By Lucinda Pullinger, The Instant Group
Across every sector and every sized business, office based workers are wrestling with what their version of hybrid working is. Companies are working to find the balance to create hybrid working strategies that achieve the best results for both employees and the business. A business that helps employees to thrive will reap the benefits in terms of better business performance. The better the performance, the more profitable the results – creating a win-win situation for all.
Many business leaders believe that whilst productivity and relationships were maintained over the working from home period, this is off the back of the strength of pre-COVID relationships. To build new relationships takes a mixture of both face-to-face and remote communication. Because of this, the hybrid working model, where employees have a mix of working from home and in the office, has proven to be an efficient way to maintain the benefits of working from home, whilst also supporting the business and its client’s needs too.
With a skills shortage hitting many industries, employers are having to find ways to keep valuable members of employees happy and in many businesses, attrition is on the rise due to a very hot recruitment market. Hybrid working is proving to be an effective lever to pull to help support wellbeing, productivity and retention. By providing a hybrid working policy, businesses can widen their talent pool by employing people who live more than a daily commute away, considerably opening up the talent market.
With hybrid working now something that so many candidates see as a must-have benefit when applying for jobs, businesses risk losing out on some of the best talent by not offering this wherever possible. Of course, hybrid working will not be the only benefit that attracts and retains this talent. In fact, for some candidates, hybrid working will be seen as something every business should be doing, as opposed to a perk. Businesses also need to focus on their purpose as an organisation, career progression opportunities, wellbeing support, and the personal and professional development opportunities.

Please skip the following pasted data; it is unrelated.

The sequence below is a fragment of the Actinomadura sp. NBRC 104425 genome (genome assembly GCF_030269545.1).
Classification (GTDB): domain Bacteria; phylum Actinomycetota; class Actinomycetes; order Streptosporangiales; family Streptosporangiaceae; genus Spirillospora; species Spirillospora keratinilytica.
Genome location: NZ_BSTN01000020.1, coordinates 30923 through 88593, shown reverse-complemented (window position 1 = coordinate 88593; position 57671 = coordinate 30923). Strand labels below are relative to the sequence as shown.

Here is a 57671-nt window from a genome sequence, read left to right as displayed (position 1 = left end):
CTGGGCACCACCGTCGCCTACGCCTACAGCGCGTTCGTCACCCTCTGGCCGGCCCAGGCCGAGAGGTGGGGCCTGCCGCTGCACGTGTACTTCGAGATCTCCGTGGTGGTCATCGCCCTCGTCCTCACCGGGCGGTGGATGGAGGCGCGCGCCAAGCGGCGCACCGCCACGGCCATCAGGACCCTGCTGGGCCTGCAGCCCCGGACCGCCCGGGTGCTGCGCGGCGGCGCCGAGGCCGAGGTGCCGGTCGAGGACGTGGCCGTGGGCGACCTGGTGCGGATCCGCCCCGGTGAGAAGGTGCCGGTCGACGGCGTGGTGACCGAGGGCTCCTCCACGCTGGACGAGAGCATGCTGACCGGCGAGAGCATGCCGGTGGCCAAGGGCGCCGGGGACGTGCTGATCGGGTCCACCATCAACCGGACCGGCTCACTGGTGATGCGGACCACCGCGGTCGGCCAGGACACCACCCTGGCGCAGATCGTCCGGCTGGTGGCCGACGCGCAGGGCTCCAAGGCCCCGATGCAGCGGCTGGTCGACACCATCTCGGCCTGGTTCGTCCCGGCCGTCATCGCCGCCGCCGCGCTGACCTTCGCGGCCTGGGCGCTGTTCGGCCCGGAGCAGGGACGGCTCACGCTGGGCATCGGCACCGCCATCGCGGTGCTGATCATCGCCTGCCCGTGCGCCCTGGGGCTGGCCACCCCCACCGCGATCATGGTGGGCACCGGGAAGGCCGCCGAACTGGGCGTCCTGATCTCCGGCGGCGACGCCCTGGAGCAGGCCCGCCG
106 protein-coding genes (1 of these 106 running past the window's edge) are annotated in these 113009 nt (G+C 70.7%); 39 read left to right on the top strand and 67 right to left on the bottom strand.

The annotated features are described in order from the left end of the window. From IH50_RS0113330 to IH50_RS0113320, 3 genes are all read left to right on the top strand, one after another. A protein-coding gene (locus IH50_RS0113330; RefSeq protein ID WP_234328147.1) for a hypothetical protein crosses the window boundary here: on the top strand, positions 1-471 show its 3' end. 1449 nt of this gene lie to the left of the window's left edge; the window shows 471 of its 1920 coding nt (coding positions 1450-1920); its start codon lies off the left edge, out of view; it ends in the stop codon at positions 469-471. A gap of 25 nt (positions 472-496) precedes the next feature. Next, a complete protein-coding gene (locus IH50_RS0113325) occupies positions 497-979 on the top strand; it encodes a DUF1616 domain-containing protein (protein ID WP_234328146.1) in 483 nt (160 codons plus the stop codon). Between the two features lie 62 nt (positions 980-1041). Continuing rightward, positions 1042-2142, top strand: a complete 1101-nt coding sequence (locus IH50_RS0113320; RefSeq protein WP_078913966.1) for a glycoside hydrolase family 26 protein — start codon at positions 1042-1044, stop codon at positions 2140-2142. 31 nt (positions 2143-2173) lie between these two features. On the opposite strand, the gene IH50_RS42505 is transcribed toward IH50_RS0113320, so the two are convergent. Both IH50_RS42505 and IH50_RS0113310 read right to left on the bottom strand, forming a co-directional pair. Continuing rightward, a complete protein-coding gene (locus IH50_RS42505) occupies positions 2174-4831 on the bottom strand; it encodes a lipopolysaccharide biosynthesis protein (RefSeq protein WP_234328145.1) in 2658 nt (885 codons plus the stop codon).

Whilst businesses should do all that they can to facilitate hybrid working, they must also consider those who prefer to work from an office space. An office space should still be available for employees to access collaborative spaces and face-to-face contact with colleagues. For managers, this face-to-face contact can be invaluable for the development and progression of the team. For some managers, booking in regular catch ups on a face-to-face basis will help ensure that employees are receiving the same level of support and mentoring as they would have been before working from home was introduced. Also, whereas the pendulum swung to the office being only for collaboration in the early days of the pandemic it is becoming clear that quiet space to focus on individual work is also a requirement of many employees. Some come to the office to access a space where they can concentrate, and others need somewhere to set down and focus on their own in between meetings. Designing the optimal office for your workforce will also ensure that when employees do come into the office, the design and environment of the workspace helps them to do their job and they will see the commute as worthwhile.
Whether businesses offer a structured hybrid policy whereby employees must be in the office on set days per week, or they offer a flexible policy, one thing for certain is that it must be mutually beneficial for all and shouldn’t be to the detriment of the business.
My main piece of advice for employers would be to adopt a “learn and evolve” mindset. The assessment of what a business needs will change over time and the dialogue with employees should also remain open in some form. By doing so, businesses will have the opportunity to adapt their approach to achieve the best results possible. When done correctly, there is no doubt that hybrid working can support and aid business development and growth.